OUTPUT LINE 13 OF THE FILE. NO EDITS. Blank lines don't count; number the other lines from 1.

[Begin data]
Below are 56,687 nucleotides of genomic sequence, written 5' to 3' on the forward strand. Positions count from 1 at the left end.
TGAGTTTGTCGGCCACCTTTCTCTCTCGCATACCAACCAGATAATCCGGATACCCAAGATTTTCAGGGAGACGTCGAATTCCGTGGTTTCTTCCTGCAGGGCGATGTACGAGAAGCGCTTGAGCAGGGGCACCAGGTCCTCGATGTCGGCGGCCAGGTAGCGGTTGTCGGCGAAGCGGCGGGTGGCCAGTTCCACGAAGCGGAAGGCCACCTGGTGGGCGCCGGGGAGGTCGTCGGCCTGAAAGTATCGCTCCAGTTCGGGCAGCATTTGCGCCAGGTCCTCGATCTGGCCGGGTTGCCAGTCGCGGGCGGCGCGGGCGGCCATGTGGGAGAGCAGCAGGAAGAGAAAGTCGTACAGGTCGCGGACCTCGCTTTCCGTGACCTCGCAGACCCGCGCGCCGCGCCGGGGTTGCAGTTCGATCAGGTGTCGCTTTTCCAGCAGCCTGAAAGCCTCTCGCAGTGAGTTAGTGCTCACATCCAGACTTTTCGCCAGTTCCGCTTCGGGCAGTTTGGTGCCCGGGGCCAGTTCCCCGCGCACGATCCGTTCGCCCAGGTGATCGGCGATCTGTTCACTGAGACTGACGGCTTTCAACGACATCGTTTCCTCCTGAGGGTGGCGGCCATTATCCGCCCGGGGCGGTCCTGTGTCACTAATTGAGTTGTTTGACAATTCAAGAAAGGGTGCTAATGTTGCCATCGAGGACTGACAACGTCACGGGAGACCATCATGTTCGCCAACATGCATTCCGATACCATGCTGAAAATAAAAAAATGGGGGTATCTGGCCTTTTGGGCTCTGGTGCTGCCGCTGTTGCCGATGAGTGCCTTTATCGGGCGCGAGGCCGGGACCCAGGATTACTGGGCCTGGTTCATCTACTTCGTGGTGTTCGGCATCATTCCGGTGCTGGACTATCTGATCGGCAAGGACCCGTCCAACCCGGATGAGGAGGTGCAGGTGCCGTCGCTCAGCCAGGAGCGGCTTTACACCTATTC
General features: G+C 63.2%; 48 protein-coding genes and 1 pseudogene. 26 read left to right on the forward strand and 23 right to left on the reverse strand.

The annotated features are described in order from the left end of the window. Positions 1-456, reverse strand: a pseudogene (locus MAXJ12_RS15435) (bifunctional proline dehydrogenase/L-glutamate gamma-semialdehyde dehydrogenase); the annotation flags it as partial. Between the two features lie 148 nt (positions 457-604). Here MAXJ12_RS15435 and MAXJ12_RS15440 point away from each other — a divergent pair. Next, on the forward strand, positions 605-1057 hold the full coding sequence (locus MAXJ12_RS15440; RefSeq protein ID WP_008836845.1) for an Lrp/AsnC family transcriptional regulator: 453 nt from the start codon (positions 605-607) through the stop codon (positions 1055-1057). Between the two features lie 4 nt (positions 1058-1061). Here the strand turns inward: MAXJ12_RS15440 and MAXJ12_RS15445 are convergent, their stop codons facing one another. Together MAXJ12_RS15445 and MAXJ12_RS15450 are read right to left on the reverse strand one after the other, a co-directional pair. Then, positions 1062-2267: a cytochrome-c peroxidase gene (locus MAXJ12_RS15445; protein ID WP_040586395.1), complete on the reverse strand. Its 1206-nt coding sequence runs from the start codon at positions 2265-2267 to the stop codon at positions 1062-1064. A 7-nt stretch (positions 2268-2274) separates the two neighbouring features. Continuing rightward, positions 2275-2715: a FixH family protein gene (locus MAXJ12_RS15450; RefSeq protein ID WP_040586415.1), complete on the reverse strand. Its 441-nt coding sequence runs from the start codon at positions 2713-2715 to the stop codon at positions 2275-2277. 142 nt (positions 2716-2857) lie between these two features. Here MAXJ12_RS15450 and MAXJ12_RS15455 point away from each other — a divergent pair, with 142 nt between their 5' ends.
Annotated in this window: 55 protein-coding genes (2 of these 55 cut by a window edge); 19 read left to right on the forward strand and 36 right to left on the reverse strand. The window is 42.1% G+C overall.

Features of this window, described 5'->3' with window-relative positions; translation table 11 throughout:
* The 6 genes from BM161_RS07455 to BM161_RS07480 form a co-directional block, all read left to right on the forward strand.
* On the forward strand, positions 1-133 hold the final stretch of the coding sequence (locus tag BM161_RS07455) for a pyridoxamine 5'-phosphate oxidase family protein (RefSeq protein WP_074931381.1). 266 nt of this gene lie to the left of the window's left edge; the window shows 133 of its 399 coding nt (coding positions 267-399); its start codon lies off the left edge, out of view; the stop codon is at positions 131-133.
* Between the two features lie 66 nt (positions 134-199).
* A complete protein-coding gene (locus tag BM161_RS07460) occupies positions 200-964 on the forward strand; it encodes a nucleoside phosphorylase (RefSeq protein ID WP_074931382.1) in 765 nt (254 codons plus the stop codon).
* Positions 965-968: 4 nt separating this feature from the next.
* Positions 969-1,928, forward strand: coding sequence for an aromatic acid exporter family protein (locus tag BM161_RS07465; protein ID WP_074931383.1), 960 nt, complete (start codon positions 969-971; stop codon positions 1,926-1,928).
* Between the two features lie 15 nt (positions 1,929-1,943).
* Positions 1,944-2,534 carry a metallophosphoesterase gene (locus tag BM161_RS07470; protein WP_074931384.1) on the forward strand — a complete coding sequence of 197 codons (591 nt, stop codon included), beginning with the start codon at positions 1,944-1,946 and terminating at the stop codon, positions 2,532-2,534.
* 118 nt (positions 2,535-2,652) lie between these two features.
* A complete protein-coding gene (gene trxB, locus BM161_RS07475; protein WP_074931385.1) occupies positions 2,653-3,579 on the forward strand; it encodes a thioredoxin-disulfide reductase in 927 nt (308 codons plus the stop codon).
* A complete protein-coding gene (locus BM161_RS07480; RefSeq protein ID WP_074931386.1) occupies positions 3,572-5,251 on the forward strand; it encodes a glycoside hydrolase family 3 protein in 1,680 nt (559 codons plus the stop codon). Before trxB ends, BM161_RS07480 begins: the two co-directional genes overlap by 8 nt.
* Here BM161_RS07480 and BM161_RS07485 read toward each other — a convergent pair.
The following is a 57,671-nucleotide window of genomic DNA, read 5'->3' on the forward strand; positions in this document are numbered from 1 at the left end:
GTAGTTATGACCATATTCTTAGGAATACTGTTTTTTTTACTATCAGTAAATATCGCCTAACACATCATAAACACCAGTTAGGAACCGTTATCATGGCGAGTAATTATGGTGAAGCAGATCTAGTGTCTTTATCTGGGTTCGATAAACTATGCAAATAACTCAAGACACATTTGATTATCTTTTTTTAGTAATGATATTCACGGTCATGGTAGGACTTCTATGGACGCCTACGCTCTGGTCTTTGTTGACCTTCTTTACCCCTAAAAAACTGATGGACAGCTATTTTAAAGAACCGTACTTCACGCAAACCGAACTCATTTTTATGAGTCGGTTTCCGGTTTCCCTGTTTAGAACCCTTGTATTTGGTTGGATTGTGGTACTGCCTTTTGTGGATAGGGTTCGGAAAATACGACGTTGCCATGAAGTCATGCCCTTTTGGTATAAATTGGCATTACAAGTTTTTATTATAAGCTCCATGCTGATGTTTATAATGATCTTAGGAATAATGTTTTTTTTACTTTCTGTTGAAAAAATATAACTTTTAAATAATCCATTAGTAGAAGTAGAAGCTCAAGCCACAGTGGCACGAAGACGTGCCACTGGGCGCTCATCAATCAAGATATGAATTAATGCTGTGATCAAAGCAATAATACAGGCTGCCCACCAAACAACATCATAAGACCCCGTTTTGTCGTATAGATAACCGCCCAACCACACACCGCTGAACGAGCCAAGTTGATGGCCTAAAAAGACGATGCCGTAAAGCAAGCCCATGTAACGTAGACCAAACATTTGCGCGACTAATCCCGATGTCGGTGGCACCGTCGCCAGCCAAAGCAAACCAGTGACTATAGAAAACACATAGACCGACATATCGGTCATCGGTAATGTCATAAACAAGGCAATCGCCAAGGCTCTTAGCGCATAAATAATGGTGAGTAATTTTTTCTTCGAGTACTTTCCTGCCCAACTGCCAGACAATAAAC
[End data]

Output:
* Between the two features lie 15 nt (positions 1,929-1,943).